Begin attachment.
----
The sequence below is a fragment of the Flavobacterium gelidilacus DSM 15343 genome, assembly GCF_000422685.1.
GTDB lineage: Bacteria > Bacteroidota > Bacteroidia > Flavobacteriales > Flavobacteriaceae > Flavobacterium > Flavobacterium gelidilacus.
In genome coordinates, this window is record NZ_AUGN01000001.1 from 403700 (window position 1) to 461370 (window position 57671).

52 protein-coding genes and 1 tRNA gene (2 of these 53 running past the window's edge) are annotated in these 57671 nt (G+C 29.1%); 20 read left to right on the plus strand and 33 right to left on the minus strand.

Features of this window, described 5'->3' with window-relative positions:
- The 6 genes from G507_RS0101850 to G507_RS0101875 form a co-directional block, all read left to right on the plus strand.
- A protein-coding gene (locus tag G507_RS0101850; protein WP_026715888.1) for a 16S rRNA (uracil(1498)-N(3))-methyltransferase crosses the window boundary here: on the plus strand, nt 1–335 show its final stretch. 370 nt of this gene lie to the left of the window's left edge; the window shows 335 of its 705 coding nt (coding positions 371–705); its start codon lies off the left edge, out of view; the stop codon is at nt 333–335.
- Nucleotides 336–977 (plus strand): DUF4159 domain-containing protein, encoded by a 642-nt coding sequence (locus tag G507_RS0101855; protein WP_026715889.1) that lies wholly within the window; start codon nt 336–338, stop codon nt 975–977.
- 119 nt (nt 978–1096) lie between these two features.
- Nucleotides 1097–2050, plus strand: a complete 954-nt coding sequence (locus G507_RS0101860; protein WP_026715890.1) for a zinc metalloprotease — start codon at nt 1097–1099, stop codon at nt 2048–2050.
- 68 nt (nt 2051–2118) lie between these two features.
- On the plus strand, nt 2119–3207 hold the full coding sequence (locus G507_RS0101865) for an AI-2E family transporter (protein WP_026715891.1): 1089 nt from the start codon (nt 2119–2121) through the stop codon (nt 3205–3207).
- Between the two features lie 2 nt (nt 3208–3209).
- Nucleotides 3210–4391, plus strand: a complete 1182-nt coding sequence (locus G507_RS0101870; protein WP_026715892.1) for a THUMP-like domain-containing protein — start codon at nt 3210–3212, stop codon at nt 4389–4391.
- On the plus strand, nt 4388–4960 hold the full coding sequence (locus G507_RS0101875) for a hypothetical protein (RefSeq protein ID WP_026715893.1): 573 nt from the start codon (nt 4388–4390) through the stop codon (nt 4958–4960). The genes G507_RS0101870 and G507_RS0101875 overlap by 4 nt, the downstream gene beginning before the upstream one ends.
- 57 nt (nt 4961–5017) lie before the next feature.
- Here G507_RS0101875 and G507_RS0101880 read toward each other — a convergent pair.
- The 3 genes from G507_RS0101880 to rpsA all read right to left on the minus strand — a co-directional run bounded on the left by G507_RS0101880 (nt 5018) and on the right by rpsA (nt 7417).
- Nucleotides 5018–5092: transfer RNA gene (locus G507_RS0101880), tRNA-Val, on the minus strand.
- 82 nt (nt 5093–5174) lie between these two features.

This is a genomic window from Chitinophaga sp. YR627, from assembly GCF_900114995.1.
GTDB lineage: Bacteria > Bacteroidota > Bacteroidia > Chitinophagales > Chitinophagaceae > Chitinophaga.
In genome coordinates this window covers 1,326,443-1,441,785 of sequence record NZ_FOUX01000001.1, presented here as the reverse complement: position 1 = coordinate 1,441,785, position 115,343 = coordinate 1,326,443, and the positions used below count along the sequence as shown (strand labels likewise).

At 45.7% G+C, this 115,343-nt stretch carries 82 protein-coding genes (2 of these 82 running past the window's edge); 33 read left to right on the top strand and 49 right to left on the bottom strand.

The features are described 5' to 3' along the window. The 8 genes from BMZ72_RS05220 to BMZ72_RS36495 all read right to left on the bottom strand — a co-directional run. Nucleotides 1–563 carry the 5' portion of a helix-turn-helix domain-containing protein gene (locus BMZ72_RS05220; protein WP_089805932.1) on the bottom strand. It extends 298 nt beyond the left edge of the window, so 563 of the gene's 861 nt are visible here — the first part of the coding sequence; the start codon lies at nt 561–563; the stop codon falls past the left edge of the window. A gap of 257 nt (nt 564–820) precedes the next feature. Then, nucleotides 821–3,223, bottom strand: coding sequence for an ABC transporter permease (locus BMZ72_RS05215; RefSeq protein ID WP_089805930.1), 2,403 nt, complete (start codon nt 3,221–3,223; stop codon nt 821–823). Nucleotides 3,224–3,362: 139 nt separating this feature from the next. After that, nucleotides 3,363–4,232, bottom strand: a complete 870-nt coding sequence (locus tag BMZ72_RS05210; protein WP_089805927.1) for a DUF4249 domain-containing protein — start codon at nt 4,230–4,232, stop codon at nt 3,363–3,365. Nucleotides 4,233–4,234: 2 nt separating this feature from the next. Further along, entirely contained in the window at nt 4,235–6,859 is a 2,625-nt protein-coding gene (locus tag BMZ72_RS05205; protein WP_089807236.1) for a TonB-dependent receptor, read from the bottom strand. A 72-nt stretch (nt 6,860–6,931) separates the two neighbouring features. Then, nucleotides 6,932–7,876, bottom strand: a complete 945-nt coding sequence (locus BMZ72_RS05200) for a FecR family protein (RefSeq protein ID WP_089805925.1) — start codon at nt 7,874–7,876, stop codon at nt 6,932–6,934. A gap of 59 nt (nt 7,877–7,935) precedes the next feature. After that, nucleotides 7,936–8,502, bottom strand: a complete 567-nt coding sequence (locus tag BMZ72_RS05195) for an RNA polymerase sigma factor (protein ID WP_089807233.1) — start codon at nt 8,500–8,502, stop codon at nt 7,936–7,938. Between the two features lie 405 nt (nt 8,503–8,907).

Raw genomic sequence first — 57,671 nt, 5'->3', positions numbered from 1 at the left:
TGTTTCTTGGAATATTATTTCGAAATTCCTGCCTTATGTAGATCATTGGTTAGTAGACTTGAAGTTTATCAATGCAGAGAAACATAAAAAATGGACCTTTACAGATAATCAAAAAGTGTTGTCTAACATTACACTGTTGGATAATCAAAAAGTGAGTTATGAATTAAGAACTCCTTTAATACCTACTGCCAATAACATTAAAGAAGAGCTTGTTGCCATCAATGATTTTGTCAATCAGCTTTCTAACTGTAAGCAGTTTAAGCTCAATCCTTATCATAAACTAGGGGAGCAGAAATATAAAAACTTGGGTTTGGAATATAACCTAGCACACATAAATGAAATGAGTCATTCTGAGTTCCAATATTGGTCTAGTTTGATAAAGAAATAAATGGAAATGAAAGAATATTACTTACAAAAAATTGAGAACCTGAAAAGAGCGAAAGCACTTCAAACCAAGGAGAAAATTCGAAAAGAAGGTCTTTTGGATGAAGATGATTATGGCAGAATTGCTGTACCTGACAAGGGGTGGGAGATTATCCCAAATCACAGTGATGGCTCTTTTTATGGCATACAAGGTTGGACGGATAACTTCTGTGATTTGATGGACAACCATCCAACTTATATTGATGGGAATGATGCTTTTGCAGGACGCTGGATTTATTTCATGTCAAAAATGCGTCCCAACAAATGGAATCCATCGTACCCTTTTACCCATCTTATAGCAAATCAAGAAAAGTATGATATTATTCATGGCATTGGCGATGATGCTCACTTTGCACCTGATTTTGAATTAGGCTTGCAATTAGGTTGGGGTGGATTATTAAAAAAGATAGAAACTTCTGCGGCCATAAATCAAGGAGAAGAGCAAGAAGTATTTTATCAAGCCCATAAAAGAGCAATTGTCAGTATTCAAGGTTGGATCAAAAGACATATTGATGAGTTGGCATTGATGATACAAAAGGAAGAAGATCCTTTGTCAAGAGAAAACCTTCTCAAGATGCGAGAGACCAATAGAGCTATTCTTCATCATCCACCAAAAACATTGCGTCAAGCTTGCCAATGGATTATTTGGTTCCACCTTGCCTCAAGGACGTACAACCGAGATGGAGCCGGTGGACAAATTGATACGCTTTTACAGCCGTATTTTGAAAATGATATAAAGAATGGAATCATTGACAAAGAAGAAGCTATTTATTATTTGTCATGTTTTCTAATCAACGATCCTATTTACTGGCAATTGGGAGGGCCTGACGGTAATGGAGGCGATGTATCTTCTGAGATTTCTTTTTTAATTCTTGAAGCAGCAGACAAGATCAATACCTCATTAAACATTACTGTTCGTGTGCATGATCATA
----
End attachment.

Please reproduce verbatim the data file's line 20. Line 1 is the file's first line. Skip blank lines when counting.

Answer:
- 82 nt (nt 5093–5174) lie between these two features.